Keyboard, shmeboard. Sprint yesterday unveiled the eminently nifty Kyocera Echo, a smartphone that boasts a second touchscreen where other phones might have a physical keyboard. The screens can rest side-by-side—creating an effect that, the Wall Street Journal observes, is reminiscent of a tablet—or one can tuck under the other, turning the Echo into a traditional big-screen smartphone.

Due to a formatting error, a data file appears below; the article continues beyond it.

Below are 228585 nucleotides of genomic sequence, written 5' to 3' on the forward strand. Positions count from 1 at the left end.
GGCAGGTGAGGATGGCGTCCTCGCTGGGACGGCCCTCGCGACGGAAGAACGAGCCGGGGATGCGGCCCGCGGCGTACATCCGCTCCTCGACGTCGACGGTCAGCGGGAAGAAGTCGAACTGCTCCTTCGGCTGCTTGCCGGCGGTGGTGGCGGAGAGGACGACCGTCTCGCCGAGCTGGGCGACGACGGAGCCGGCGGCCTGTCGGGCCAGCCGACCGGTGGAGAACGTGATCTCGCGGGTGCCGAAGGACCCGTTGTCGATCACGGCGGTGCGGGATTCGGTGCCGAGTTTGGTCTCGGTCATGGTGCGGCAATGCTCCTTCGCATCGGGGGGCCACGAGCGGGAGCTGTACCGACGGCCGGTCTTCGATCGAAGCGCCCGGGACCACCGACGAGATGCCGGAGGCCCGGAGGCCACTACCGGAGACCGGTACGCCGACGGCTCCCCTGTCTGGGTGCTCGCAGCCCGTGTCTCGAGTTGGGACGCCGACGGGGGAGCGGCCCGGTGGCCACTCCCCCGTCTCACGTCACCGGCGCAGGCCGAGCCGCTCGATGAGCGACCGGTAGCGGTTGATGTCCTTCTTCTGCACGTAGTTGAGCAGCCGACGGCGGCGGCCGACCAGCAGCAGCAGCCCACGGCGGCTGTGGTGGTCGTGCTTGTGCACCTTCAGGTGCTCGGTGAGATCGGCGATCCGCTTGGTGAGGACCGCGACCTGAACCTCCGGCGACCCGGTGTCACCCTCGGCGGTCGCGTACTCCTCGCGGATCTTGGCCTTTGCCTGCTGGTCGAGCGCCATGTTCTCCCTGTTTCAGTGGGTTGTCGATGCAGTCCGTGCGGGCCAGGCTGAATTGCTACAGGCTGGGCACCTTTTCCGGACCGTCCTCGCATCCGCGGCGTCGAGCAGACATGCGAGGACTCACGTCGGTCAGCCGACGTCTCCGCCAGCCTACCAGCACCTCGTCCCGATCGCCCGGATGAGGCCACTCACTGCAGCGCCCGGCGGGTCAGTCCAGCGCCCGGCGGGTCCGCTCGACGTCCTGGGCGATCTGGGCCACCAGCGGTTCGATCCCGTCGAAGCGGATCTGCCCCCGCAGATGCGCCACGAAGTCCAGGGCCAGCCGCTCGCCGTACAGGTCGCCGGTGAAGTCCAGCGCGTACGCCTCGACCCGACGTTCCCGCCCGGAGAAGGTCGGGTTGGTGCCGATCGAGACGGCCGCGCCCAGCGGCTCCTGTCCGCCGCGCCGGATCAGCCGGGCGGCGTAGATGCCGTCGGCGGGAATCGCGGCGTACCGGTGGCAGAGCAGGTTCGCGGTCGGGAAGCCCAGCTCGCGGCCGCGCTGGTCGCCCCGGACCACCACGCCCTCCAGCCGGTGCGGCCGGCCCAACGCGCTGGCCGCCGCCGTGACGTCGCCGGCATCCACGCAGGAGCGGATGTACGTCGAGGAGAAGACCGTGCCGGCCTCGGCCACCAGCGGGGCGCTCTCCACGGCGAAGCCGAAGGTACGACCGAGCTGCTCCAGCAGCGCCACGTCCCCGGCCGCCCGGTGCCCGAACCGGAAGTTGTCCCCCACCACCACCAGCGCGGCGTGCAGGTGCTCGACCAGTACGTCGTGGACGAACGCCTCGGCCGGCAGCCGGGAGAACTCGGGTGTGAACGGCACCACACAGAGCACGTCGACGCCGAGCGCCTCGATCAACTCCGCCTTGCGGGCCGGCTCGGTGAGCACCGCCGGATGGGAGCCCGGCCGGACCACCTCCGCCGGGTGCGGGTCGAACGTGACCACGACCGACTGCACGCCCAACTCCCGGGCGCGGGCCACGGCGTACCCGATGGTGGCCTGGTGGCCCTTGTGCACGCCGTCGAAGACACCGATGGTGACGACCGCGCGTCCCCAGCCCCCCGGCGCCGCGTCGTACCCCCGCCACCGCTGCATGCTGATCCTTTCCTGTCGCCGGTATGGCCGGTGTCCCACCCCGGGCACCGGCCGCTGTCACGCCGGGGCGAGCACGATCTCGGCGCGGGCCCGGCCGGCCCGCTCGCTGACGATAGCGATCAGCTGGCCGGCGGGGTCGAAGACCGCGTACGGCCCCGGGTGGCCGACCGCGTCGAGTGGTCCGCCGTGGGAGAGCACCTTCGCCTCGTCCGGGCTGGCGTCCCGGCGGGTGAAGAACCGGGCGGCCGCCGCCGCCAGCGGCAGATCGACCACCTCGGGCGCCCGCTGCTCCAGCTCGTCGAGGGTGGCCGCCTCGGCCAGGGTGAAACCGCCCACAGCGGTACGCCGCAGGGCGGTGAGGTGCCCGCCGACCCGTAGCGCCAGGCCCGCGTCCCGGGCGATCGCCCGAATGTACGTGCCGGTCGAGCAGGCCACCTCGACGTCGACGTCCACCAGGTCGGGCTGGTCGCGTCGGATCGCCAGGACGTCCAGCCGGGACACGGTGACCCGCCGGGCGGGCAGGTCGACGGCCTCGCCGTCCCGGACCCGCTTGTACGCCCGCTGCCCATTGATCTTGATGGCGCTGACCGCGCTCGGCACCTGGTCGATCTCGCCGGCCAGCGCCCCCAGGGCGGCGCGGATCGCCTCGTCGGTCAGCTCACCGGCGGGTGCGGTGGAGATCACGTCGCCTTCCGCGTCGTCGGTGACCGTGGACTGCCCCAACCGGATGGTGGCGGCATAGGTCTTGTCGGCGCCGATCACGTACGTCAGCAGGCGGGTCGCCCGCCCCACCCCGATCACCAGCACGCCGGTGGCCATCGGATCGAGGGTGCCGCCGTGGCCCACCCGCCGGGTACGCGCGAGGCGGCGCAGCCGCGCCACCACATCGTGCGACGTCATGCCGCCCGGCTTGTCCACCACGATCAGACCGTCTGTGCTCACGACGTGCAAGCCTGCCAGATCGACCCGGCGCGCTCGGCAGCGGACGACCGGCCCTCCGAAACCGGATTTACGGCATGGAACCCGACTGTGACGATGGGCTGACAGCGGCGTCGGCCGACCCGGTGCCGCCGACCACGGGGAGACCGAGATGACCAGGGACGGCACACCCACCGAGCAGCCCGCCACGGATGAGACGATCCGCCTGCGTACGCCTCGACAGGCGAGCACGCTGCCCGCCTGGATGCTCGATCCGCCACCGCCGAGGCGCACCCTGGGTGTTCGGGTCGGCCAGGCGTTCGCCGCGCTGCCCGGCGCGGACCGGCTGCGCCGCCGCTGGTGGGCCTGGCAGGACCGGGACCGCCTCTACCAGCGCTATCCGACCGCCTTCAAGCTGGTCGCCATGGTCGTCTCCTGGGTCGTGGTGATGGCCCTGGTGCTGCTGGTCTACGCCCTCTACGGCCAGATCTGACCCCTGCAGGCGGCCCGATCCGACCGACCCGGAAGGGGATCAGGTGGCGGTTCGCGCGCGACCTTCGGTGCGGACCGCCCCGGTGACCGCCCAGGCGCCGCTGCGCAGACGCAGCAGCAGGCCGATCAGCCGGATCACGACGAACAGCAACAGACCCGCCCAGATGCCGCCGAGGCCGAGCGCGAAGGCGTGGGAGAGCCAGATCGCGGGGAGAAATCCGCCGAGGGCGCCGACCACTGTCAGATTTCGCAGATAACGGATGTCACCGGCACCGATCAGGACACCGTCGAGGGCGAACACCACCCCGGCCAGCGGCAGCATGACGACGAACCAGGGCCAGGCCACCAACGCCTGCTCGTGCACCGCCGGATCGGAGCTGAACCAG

Users will be able to drag applications from one screen to the other, or stretch them across both displays. “Extreme multitasking is magical,” Sprint’s CEO promised at the unveiling—and, as if to underscore that point, David Blaine was on hand to perform. Sprint needs the phone to live up to the hype, because the Evo and Epic are already starting to seem old, one telecom analyst says. “Having a new halo device will be critical for them.”